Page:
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Trump Administration Suffers Loss as Federal Judge Blocks Proposed Asylum Policy

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On Friday, a federal judge dismissed President Donald Trump’s asylum policy which was set to take effect in a few days. The judge’s ruling is yet another legal blow dealt to the present administration amidst its ongoing battle to challenge the results of the November 3 election.

Over the last four years, the Trump administration has made a number of policy changes that to a large extent hinder asylum seekers from being accepted into the United States. The judge’s ruling on Friday will block one of the president’s policies against asylum seekers. The policy, which the federal court blocked, was finalized a few weeks ago, months after it was first initiated. If the court had not blocked it, the new policy would have taken effect on January 11.

District of Columbia District Court Judge James Donato, a Barack Obama appointee, said that acting Homeland Security chief, Chad Wolf did not have the authority to fill the position or make any policy. Donato’s submission about Wolf’s role as acting Homeland Chief had previously been reiterated by four other federal courts, a fact that the judge pointed out on Friday.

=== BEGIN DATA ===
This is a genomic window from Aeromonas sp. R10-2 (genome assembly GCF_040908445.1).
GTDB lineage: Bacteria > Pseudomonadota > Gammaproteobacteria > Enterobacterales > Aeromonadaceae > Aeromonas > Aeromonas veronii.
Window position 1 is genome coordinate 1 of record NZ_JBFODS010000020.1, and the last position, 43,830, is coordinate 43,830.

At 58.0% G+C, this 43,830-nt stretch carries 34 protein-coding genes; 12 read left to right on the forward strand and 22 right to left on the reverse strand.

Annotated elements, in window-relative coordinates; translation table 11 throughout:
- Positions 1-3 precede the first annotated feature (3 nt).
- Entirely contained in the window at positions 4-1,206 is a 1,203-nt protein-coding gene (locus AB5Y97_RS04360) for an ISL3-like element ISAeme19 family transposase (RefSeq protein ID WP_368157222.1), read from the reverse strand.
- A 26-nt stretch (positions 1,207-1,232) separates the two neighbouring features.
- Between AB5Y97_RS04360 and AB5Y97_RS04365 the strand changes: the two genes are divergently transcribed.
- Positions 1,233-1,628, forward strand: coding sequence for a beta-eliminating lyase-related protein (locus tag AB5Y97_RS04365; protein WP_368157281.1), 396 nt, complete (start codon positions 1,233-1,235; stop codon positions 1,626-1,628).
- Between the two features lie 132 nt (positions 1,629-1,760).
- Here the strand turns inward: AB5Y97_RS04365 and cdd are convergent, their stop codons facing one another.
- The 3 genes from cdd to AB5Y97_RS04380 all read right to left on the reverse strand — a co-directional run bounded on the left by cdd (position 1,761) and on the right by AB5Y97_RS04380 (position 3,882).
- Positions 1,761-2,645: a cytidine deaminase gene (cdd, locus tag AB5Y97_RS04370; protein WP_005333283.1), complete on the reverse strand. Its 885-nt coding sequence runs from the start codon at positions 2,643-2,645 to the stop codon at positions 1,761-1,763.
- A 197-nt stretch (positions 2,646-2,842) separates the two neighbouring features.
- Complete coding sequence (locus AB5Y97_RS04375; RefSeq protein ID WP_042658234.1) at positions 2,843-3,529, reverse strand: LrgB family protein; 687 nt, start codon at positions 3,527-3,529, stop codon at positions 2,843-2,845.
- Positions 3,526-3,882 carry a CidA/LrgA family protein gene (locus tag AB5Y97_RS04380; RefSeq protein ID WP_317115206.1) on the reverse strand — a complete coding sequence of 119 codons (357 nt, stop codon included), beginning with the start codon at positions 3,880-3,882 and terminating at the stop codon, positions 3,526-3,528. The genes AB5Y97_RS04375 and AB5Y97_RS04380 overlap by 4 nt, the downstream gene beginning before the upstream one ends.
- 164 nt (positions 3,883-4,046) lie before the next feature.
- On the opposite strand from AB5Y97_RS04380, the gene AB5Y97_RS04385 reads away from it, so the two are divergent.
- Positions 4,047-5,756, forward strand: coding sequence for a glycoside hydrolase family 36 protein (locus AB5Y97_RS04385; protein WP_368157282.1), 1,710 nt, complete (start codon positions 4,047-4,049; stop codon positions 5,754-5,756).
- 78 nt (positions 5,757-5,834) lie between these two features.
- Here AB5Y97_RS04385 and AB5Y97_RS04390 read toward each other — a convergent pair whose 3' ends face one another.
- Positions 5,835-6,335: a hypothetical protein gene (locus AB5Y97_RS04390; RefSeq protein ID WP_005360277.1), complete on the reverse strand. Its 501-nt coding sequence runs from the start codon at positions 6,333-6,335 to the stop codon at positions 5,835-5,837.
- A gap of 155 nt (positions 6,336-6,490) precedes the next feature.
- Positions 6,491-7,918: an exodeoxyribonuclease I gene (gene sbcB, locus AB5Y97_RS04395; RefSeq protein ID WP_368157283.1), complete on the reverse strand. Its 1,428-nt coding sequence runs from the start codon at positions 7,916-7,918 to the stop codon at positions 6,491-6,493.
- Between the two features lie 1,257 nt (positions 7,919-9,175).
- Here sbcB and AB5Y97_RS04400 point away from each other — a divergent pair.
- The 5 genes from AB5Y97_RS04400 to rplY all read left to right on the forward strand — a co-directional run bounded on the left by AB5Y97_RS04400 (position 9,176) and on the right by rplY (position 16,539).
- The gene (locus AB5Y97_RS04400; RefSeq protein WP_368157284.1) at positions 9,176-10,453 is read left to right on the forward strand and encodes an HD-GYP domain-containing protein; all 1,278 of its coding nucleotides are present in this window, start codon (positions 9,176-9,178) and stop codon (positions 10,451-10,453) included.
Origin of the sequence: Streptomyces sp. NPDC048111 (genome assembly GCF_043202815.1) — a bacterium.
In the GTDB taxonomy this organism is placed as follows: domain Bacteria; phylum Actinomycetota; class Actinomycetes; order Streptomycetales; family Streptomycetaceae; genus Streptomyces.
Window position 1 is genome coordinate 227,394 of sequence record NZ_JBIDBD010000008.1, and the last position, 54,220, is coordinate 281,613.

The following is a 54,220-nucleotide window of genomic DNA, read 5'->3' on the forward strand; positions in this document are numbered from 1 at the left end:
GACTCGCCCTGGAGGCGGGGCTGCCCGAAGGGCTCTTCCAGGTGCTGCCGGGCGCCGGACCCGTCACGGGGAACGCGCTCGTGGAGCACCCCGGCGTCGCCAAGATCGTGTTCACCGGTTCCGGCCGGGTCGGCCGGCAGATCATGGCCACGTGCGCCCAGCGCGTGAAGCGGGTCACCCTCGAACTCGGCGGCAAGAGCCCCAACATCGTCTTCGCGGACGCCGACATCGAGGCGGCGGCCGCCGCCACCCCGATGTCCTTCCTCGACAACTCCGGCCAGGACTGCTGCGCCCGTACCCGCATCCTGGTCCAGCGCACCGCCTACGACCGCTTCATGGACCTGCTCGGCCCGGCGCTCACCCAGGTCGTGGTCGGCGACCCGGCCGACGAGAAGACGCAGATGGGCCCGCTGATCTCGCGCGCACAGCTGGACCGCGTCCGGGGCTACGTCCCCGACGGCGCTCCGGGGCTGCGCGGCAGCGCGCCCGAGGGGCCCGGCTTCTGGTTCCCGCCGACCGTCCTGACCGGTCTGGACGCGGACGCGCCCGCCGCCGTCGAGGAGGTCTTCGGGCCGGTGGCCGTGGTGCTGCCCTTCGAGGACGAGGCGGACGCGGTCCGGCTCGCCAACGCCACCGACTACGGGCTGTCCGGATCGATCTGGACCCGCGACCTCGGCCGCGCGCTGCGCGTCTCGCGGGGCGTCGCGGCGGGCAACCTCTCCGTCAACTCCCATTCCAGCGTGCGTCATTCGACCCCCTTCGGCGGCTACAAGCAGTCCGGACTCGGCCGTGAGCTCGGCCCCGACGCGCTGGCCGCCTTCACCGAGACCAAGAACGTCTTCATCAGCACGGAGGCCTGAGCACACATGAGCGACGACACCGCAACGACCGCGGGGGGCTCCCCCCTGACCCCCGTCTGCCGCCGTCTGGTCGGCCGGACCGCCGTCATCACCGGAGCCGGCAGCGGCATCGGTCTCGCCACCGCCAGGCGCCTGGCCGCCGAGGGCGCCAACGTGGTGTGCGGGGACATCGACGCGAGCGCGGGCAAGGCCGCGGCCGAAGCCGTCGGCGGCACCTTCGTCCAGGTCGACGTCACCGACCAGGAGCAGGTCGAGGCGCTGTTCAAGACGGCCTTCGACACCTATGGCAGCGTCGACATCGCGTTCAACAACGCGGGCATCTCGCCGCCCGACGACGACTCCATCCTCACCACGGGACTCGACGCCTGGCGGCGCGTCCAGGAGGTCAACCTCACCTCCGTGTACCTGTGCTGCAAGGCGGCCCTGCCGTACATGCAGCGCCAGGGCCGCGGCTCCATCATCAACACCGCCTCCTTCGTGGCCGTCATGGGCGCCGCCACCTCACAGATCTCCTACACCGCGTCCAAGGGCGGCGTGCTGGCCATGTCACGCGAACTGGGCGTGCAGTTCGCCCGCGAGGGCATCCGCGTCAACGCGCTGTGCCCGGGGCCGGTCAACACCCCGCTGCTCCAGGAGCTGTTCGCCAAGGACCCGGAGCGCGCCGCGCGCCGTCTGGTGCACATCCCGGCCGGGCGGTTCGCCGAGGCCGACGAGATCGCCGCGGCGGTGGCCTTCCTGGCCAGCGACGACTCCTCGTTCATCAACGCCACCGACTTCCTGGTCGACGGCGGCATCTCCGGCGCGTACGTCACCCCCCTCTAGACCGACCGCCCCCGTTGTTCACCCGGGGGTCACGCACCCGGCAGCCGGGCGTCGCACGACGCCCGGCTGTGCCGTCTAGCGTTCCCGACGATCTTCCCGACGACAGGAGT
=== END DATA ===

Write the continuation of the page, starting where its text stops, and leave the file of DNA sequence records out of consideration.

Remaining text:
“This court is the fifth federal court that has been asked to examine Wolf’s authority or a lack of one, in changing the United States immigration policies,” Donato stated.

Donato explained that the administration’s refusal to accept that Wolf lacked the authority to change the rules can be compared to trying to break open a gate by carelessly ramming a car into it. The policy and others like it will be a part of the difficulties that the administration of President-elect Joe Biden will have to overcome to fulfill its promise to undo some of Trump’s restrictions against immigrants, CNN reports.

The rule will give officials the authority to thoroughly scrutinize and possibly reject asylum seekers who travel through at least one other country without seeking help there before coming to the United States. The administration utilized a similar policy for Latin American migrants who pass through Mexico before arriving in the United States. The new policy, however, covers even more countries and regions, excepting only special cases such as victims of human trafficking.

The policy also stipulates that asylum seekers who illegally stay in the United States for over 1 year before applying for asylum might not be accepted readily despite rules that currently exempt such people. Asylum suits can also be rejected if the person seeking asylum fails to pay taxes or has a criminal record.


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